There are two different ways in which people reckon with debt. First, there are those individuals who have good credit. They can choose from among a variety of loans, including personal loans and home equity loans that draw on property value to meet their financial needs. And then there are those with dismal credit. These borrowers have few options, and even if they only need a small loan, they’re often targeted by payday lenders and weaker regulations may leave them more vulnerable.
Regulating Payday Loans
Payday loans are extremely high-interest rate loans offered over short periods and specifically targeted to low-income individuals who live paycheck to paycheck. Unfortunately, if not paid back in full with interest at the end of the loan period, borrowers tend to end up caught in a cycle and ultimately pay many times what the original loan was worth. It was with this issue in mind that the Consumer Financial Protection Bureau (CFPB) announced in 2016 that these lenders to realistically assess whether borrowers could afford to pay back their loans – but now those protections might be ending.
Earlier this year, President Trump announced that he intended to loosen payday lending regulations, specifically by eliminating this 2016 rule. Without assessing the ability of clients to pay, vulnerable borrowers are likely to find themselves deeper in debt and should be encouraged to seek alternatives to payday loans.
Assessing The Alternatives
As noted, those who rely on payday loans typically don’t have very many options to choose from, as they may not qualify for most personal loans. However, because the alternative lending marketplace has expanded in recent years, there are a few potential options, one of which is a bad credit loan.
Bad credit loans are similar to traditional personal loans but are provided to individuals who might not otherwise qualify. Unlike payday loans, though, bad credit loans still require the lender to confirm the borrower’s ability to pay the loan back. Furthermore, that confirmation means that borrowers may actually improve their credit through the use of such loans as the regularly repaid loan will become part of their credit history.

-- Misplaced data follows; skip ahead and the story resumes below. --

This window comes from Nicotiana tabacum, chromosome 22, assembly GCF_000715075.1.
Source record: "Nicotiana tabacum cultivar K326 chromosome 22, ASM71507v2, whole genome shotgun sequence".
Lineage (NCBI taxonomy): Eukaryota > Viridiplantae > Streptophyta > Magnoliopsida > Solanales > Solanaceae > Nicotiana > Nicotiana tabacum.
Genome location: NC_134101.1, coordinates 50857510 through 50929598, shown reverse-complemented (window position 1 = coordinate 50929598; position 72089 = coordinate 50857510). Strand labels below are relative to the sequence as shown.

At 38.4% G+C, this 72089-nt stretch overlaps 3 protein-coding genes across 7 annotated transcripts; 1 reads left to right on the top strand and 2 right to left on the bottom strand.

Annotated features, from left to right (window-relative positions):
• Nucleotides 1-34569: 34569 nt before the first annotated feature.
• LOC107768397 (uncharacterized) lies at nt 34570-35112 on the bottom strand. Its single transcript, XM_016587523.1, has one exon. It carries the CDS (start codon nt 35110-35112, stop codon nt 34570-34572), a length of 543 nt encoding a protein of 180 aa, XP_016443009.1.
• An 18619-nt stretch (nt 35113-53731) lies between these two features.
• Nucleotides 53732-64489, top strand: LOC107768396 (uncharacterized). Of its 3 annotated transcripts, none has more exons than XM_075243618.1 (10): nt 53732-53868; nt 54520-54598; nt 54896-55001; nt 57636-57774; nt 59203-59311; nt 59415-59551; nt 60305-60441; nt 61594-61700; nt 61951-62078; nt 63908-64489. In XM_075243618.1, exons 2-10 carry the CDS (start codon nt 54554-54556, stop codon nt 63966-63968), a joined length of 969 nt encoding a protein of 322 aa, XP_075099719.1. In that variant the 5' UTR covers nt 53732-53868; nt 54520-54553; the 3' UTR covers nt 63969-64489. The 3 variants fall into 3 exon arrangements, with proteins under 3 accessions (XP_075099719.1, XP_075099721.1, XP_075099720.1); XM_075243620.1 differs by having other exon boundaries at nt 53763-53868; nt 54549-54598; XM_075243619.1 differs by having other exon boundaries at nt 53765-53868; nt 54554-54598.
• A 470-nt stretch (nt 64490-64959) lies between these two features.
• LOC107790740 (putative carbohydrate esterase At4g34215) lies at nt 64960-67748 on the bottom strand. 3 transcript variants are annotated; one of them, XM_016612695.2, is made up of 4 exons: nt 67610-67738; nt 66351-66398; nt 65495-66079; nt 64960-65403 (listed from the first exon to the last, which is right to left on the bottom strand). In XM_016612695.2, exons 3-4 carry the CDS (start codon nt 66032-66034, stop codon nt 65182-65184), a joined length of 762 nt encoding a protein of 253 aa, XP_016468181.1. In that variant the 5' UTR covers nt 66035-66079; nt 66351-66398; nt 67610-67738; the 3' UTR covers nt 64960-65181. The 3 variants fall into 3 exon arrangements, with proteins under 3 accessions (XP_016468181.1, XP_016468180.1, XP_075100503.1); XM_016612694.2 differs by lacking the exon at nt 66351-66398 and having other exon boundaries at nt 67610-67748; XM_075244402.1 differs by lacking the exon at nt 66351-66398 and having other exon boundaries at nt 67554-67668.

In a similar vein, individuals with bad credit may be able to access alternative installment loans rather than turning to expensive payday loans. Alternative installment loans are also designed for those with low credit scores and also require confirmation of income; some lenders will even ask to see borrowers’ utility bills to ensure they pay them on time. Unfortunately, what makes these loans similar to payday loans is that alternative installment loans have high APRs. Borrowers may technically be able to afford to pay them back, but they may put a strain on their finances.
The CFPB has claimed it would be detrimental to borrowers to evaluate their ability to pay before allowing payday lenders to extend a loan, and that not doing so will expand access to credit. For vulnerable borrowers, though, this is fundamentally untrue. If the CFPB’s job is, as their name says, to protect consumers, then they must move forward with greater regulation of payday loans so that vulnerable people will not be taken advantage of by unscrupulous lenders.